wood-chopping, to an apple-peeling, to a corn-shucking, to a barn-raising, nor indeed to any of our rustic feasts. I suppose this piqued the vanity of the girls, and they set themselves to catch me. I suppose they thought that I would be a trophy worth boasting. I have noticed that hunters estimate game according to the difficulty of getting it. But this is a digression. Let us return.

"There came among us, at that time, Abigail Norman. She was pretty. I swear by all the sacred cats of Egypt, that she was beautiful. She was industrious. The best housekeeper in the state! She was high-strung. I liked her all the more for that. You see a man of imagination is apt to fall in love with a tragedy queen. But this is a digression. Let us return.

"She spread her toils in my path. While I was wandering through the woods writing poetry to birds and squirrels, Abby Norman was ambitious enough to hope to make me her slave, and she did. She read books that she thought I liked. She planned in various ways to seem to like what I liked, and yet she had sense enough to differ a little from me, and so make herself the more interesting. I think a man of real intellect never likes to have a man or woman agree with him entirely. But let us return.

"I loved Abigail desperately. No, I did not love Abigail Norman at all. I did not love her as she was, but I loved her as she seemed to my imagination to be. I think most lovers love an ideal that hovers in the air a little above the real recipient of their love. And I think we men of genius and imagination are apt to love something very different from the real person, which is unfortunate.

"But I am digressing again. To return: I wrote poetry to Abby. I courted her. I cut off my long hair for a woman, like Samson. I tried to dress more decently, and made myself ridiculous no doubt, for a man can not dress well unless he has a talent for it. And I never had a genius for beau-knots.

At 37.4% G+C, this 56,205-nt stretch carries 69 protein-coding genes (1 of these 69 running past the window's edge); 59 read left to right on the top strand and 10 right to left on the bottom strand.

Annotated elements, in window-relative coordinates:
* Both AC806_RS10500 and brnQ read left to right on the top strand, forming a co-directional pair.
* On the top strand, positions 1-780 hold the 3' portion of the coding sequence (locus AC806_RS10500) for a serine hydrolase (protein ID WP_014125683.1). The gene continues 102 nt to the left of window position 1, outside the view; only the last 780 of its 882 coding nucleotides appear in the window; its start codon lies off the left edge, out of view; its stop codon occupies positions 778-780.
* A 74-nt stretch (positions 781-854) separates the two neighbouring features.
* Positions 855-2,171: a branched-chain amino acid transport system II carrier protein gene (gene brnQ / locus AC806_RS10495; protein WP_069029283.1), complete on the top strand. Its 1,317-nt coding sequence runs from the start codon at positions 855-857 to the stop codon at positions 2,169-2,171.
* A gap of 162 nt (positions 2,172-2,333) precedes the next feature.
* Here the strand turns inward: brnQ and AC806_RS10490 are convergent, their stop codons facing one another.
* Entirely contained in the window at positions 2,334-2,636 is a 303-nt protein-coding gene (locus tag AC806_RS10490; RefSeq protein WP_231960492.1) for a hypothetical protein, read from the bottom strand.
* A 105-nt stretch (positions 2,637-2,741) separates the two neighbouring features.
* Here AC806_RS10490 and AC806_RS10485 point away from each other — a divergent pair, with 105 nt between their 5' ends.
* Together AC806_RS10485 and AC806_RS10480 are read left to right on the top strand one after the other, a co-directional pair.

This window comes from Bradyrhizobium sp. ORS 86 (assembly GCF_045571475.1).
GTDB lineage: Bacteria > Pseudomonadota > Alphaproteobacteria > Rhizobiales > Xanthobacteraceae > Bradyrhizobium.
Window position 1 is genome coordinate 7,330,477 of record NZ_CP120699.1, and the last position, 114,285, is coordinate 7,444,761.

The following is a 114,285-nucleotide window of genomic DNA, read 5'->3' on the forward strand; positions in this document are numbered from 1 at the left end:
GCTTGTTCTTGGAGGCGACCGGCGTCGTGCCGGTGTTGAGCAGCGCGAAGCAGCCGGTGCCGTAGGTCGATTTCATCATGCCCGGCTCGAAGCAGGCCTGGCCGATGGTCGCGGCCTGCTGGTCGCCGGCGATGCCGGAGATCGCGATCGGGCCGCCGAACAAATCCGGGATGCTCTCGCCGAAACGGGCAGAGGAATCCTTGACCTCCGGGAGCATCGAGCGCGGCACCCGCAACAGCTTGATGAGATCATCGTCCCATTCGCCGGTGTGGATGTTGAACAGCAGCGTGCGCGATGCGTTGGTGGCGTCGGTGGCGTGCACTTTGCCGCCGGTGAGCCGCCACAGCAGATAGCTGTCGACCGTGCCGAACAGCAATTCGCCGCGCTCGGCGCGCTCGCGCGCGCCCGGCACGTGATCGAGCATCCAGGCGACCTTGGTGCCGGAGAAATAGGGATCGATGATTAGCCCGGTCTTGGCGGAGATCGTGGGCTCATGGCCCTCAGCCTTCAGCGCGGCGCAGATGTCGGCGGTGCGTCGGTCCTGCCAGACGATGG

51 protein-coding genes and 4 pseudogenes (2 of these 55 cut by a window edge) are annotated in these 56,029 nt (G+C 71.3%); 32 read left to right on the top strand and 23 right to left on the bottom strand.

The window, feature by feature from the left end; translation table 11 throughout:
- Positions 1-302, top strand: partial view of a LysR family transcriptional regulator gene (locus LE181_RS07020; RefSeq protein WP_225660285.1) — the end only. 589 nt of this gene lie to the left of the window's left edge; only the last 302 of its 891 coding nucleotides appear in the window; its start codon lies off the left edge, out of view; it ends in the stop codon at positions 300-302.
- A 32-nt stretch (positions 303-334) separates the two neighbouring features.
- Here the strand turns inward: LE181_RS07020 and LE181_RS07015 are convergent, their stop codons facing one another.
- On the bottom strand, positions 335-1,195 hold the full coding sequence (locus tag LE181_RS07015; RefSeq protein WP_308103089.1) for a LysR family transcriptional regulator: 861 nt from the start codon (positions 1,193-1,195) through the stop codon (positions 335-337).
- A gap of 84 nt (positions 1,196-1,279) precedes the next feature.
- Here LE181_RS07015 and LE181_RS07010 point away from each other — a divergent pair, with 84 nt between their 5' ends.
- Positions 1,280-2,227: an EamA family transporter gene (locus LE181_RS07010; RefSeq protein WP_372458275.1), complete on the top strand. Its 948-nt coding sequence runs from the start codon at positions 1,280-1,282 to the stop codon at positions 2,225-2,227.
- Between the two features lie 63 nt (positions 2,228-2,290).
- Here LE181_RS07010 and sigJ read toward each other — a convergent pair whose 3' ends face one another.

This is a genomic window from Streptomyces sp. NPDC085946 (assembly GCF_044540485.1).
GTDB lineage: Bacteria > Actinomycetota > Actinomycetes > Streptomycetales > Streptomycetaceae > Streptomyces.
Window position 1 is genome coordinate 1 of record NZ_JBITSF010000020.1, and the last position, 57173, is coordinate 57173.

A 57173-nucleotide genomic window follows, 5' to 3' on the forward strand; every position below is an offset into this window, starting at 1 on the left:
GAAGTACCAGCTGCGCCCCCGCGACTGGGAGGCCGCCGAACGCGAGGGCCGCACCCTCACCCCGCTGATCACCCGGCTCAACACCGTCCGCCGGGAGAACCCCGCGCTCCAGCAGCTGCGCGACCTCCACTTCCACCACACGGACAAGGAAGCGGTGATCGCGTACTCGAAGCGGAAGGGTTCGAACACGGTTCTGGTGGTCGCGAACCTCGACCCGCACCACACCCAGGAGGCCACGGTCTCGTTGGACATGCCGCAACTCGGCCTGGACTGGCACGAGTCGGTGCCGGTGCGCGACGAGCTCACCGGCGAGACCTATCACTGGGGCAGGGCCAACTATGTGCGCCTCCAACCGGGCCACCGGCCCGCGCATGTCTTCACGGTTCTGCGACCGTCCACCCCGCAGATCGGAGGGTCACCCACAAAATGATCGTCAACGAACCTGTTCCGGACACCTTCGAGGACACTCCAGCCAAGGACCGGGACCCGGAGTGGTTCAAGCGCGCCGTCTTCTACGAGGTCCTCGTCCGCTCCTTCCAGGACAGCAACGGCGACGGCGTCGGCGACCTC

"But pardon the digression. Let us return. I was to have married her. The day was set. Then I found accidentally that she was engaged to my brother Samuel, a young man with better manners than mind. She made him believe that she was only making a butt of me. But I think she really loved me more than she knew. When I had discovered her treachery, I shipped on the first flat-boat. I came near committing suicide, and should have jumped into the river one night, only that I thought it might flatter her vanity. I came back here and ignored her. She broke with Samuel and tried to regain my affections. I scorned her. I trod on her heart! I stamped her pride into the dust! I was cruel. I was contemptuous. I was well-nigh insane. Then she went back to Samuel, and made him marry her. Then she forced my imbecile old father, on his death-bed, to will all the property to Samuel, except this piece of rough hill-land and one thousand dollars. But here I built this castle. My thousand dollars I put in books. I learned how, to weave the coverlets of which our country people are so fond, and by this means, and by selling wood to the steamboats, I have made a living and bought my library without having to work half of my time. I was determined never to leave. I swore by all the arms of Vishnu she should never say that she had driven me away. I don't know anything about Julia. But I know whose daughter she is. My young friend, beware! I pray you take good heed! The Backwoods Philosopher warns you!"